DAVOS, Switzerland: China and the United States may have laid down their arms for now in a trade truce, but their technological rivalry is still raging, raising the spector of a high technology cold war.
The coming battle played out this week in the corridors of the World Economic Forum in
Davos, where Chinese executives rubbed shoulders with Silicon Valley supremos, and US diplomats lobbied hard to keep companies from embracing “Made in China” for their tech revolution.
At the center of this cold war 2.0 is Huawei, the Chinese telecommunications giant whose Fifth Generation (5G) technology is key to delivering artificial intelligence (AI) and the next generation of computing.
Despite the idyllic winter setting, the tensions over Huawei between Beijing and Washington couldn’t be higher.
Huawei has been banned from America, which insists on the risk of Chinese espionage and implores its European allies to do the same as the company rolls out deals in major emerging markets led by Brazil and India.
Making matters personal, company founder Ren Zhengfei, a Davos star this year, came to the snowy resort just as his daughter, the company’s chief financial officer, was being grilled in Canada for extradition to the US where she is wanted on charges of fraud and breaking US sanctions against Iran.
“A world divided? I don’t believe it,” Ren told to an audience of chief executive officers and top executives, avoiding all controversy.
But experts assessing this new battleground warn the world is entering a digital schism.
“There is a competition for the predominance globally on digital questions. Huawei is a symbol of that but it runs much deeper,” Carlos Pascual, a former US diplomat and vice president of IHS Markit, told Agence France-Presse.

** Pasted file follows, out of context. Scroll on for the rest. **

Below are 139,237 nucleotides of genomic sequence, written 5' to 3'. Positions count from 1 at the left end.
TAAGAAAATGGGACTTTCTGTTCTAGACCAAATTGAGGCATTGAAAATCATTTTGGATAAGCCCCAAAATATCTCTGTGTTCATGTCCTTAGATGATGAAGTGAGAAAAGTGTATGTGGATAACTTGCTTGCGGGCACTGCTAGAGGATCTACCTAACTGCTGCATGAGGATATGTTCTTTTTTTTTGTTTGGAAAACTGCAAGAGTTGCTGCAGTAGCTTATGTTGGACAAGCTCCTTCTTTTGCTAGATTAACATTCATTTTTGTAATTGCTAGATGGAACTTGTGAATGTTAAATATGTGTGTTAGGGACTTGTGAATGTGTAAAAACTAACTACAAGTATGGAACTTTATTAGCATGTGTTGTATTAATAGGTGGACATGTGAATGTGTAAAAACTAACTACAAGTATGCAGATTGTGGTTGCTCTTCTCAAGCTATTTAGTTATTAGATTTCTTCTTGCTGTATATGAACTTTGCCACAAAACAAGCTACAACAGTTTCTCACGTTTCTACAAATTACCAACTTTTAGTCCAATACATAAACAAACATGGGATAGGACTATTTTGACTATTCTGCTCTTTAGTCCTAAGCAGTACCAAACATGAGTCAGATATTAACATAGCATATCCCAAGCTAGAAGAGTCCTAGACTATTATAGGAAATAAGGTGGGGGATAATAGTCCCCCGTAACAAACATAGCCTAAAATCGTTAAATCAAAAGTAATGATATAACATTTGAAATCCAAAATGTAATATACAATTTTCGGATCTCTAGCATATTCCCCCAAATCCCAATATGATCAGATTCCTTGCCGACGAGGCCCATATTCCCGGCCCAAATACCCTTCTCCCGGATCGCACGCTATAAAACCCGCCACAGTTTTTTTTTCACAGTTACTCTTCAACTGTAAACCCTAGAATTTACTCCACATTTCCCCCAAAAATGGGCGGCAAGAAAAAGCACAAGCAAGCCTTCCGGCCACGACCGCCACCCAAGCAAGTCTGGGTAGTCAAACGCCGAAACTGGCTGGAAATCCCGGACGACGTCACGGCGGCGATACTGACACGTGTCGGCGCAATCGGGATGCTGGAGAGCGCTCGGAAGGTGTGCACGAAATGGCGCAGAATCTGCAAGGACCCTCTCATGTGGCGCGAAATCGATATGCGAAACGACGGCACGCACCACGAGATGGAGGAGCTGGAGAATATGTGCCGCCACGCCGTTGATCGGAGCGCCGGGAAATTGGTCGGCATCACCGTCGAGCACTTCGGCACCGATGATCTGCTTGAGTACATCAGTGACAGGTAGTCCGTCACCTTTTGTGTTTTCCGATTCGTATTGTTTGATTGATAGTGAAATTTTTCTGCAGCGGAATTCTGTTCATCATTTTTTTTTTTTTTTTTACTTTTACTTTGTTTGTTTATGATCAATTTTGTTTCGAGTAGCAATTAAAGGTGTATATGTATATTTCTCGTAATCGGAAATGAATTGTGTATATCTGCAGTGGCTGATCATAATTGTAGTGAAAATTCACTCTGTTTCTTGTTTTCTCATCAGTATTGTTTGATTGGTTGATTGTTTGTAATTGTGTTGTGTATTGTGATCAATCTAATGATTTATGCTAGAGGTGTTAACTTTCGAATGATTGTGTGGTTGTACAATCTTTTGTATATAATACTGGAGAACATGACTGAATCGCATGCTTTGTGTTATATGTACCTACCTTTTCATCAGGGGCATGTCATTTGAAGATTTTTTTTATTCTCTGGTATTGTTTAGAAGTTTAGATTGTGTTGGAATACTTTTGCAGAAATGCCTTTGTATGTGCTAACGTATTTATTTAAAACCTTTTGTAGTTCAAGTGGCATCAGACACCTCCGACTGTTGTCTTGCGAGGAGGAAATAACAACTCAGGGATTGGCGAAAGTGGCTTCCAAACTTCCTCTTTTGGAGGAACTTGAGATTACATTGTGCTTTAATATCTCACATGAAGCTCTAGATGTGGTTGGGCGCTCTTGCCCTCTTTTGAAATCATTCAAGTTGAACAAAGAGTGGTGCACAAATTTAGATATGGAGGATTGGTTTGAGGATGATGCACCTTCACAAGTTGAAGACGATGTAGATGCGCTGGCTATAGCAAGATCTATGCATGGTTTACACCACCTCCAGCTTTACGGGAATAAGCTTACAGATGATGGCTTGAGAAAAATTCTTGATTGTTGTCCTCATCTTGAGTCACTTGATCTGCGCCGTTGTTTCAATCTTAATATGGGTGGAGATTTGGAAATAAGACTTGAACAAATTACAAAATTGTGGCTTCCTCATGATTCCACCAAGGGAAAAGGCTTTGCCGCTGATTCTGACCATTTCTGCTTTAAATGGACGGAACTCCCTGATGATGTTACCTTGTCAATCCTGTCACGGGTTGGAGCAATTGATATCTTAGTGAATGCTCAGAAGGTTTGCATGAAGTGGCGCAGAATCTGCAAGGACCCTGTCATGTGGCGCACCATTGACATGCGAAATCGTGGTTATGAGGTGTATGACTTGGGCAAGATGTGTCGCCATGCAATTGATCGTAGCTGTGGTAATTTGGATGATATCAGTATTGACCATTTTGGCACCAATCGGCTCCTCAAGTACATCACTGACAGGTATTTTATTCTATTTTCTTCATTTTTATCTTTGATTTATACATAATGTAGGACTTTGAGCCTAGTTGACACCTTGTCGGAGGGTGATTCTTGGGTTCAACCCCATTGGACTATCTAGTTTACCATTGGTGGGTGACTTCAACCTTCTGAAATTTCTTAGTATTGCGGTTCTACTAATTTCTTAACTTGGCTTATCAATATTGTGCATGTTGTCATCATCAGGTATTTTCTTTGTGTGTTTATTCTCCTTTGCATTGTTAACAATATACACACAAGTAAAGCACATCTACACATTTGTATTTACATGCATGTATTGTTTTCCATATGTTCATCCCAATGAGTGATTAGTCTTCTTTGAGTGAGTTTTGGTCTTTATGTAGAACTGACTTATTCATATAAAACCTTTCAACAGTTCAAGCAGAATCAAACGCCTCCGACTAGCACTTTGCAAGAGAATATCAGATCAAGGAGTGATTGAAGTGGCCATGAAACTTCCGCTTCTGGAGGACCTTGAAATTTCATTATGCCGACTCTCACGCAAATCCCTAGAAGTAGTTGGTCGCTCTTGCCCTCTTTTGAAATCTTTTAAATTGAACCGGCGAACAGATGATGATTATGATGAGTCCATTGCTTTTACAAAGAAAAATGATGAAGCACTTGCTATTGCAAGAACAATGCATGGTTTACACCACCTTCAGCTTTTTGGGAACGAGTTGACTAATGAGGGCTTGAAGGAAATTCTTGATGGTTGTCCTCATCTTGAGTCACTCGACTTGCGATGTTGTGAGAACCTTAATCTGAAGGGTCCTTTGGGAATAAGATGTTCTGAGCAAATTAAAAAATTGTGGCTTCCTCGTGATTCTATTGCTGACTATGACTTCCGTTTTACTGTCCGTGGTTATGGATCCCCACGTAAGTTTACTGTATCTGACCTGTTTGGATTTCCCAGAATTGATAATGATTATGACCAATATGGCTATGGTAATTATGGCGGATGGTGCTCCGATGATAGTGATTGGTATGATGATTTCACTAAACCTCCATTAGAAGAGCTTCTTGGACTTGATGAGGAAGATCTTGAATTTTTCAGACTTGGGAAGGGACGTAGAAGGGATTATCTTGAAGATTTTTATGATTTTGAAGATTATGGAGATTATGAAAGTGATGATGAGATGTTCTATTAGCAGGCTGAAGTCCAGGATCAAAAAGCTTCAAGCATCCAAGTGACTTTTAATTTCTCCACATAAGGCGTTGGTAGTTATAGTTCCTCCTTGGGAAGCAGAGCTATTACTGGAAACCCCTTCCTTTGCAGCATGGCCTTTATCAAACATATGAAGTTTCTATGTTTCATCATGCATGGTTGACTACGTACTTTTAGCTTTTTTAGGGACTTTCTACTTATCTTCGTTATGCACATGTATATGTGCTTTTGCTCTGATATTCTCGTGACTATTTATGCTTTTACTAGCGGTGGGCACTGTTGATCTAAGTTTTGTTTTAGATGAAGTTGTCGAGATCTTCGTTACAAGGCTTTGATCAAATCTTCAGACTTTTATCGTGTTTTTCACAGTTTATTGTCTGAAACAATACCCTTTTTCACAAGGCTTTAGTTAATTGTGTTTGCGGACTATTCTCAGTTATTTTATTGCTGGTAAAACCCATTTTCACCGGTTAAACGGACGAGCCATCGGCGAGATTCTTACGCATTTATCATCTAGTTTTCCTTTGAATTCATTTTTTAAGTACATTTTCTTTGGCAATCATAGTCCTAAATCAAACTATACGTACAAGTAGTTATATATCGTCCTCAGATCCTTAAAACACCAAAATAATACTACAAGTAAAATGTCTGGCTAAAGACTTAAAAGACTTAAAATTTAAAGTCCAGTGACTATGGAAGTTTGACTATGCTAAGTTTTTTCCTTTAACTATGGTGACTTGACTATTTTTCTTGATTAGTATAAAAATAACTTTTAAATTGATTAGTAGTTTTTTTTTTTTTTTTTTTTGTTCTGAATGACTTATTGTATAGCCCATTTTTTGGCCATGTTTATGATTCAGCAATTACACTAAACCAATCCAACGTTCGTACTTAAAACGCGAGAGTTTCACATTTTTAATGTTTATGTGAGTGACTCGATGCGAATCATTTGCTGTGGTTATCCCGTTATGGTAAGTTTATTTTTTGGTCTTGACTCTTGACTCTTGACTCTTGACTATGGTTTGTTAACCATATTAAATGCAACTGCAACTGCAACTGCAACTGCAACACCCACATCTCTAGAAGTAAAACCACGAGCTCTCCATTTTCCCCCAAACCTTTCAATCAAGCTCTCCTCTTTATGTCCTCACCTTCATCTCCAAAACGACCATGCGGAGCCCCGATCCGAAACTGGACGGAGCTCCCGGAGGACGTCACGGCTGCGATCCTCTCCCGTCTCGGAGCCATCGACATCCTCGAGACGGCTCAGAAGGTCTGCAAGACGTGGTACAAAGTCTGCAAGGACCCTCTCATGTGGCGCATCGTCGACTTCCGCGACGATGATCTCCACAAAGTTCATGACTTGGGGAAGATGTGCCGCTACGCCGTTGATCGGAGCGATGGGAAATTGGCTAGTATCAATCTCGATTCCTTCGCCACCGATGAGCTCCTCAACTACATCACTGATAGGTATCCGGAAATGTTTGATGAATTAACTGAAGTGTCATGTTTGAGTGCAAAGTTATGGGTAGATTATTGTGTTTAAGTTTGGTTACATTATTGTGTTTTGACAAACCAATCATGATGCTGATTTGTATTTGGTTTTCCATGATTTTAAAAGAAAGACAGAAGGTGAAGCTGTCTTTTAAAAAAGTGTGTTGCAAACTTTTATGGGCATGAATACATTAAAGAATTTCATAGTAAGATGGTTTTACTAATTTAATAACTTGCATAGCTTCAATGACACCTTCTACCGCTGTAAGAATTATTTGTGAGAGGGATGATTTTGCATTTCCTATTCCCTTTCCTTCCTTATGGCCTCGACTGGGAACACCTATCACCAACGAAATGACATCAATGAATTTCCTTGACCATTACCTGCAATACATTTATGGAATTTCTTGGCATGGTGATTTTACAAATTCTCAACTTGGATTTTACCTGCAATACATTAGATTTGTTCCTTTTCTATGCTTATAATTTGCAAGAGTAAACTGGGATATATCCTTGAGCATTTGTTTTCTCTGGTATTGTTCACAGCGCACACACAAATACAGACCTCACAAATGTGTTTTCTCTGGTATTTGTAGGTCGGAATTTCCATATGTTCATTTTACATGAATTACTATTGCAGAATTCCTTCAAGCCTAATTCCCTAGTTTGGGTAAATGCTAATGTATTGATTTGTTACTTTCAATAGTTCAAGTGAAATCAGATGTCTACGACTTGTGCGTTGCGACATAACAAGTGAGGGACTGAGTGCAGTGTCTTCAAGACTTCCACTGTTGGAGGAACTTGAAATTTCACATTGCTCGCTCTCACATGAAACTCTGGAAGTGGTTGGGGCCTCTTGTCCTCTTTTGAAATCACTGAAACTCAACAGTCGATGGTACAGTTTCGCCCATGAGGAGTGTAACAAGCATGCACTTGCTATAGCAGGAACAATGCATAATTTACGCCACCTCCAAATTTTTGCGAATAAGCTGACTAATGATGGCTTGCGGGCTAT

For Pascual, cyberconflicts and “battles of influence” are paving the way for “a major Sino-American confrontation.”
The confrontation ratcheted up in 2015, when Beijing adopted the “Made in China 2025” program to boost its technologies, along with a massive infrastructure investment plan for the “Silk Roads” to Asia, Europe and Africa.
“This could lead many developing countries to look to China to build their telecom networks, relay stations, data centers and government IT (information technology) systems,” said John Chipman, head of the International Institute for Strategic Studies.
He noted that, as they expand across all continents, Chinese companies are also gaining access to troves of data, the key to developing AI and the foundation for tomorrow’s economy.
Irked by this data harvesting, Washington has also blacklisted several Chinese cybersurveillance and facial recognition firms.
Meanwhile, Chinese internet giants Baidu, Alibaba and Tencent, pushed by Beijing, are developing AI platforms, autonomous cars or connected objects distinct from those developed in Silicon Valley by Google or Amazon.
“The concern is that there will be two types of systems that are not compatible. Technology is an issue of power and a bipolarization is taking place,” said Jacques Moulin, head of the European think tank Idate.